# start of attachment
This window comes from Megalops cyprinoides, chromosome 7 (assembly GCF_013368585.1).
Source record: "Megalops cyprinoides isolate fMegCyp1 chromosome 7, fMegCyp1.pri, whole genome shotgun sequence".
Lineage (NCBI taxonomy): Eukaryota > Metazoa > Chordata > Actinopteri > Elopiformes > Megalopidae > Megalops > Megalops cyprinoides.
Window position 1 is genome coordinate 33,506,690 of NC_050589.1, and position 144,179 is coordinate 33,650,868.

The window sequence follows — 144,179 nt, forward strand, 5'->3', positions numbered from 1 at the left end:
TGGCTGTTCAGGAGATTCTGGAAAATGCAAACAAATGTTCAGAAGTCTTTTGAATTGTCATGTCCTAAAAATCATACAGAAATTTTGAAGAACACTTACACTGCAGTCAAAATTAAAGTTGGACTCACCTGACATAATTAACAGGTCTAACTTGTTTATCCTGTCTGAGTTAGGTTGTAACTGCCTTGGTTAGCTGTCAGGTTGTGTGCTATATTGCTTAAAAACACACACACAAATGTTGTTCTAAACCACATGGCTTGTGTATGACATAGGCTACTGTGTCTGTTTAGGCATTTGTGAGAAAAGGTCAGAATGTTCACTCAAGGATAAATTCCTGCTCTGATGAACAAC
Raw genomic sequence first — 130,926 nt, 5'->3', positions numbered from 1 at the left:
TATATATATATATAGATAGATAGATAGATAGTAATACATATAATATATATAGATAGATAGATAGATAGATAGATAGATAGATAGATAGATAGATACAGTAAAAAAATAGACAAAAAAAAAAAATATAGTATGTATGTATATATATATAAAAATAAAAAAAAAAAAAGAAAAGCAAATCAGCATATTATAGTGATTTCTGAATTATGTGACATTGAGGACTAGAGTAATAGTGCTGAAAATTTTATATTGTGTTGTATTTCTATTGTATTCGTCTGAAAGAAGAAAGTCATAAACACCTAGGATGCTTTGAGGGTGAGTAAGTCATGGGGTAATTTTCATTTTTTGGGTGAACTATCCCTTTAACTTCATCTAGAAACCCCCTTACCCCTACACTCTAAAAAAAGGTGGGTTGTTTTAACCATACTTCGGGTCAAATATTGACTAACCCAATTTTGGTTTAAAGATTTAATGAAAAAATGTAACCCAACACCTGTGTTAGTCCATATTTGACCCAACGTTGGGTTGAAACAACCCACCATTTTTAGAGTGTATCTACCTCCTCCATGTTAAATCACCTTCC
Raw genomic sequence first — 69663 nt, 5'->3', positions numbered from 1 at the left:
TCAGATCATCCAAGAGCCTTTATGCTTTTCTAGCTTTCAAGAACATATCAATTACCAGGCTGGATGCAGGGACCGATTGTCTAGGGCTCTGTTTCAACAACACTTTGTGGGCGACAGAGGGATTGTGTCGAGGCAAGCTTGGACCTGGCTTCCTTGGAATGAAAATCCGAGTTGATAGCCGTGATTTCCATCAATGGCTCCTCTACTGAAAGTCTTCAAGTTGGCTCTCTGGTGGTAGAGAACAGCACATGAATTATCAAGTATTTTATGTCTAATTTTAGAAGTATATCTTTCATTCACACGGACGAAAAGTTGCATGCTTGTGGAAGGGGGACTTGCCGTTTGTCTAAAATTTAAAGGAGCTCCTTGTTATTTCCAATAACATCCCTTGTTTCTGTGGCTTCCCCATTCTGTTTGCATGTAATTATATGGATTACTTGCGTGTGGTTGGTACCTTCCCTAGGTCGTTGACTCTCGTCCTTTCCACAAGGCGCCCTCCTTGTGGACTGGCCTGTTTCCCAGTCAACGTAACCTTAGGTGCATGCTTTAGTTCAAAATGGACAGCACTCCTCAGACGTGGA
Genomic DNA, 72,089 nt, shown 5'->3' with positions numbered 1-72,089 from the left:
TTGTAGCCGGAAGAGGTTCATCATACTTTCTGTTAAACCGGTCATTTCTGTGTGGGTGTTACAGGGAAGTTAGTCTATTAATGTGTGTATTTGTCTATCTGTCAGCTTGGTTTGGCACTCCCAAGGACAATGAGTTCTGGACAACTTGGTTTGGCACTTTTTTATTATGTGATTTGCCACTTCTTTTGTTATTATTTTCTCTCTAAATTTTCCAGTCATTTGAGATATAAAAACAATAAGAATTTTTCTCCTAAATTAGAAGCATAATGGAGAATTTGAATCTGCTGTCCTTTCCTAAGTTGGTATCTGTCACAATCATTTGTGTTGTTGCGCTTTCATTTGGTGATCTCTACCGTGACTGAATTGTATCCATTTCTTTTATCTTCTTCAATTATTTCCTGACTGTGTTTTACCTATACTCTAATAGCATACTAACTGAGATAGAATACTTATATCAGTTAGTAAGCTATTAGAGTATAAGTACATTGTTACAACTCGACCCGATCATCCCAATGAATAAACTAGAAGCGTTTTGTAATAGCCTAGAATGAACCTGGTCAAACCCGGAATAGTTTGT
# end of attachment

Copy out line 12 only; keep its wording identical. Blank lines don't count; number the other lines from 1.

TTGTAGCCGGAAGAGGTTCATCATACTTTCTGTTAAACCGGTCATTTCTGTGTGGGTGTTACAGGGAAGTTAGTCTATTAATGTGTGTATTTGTCTATCTGTCAGCTTGGTTTGGCACTCCCAAGGACAATGAGTTCTGGACAACTTGGTTTGGCACTTTTTTATTATGTGATTTGCCACTTCTTTTGTTATTATTTTCTCTCTAAATTTTCCAGTCATTTGAGATATAAAAACAATAAGAATTTTTCTCCTAAATTAGAAGCATAATGGAGAATTTGAATCTGCTGTCCTTTCCTAAGTTGGTATCTGTCACAATCATTTGTGTTGTTGCGCTTTCATTTGGTGATCTCTACCGTGACTGAATTGTATCCATTTCTTTTATCTTCTTCAATTATTTCCTGACTGTGTTTTACCTATACTCTAATAGCATACTAACTGAGATAGAATACTTATATCAGTTAGTAAGCTATTAGAGTATAAGTACATTGTTACAACTCGACCCGATCATCCCAATGAATAAACTAGAAGCGTTTTGTAATAGCCTAGAATGAACCTGGTCAAACCCGGAATAGTTTGT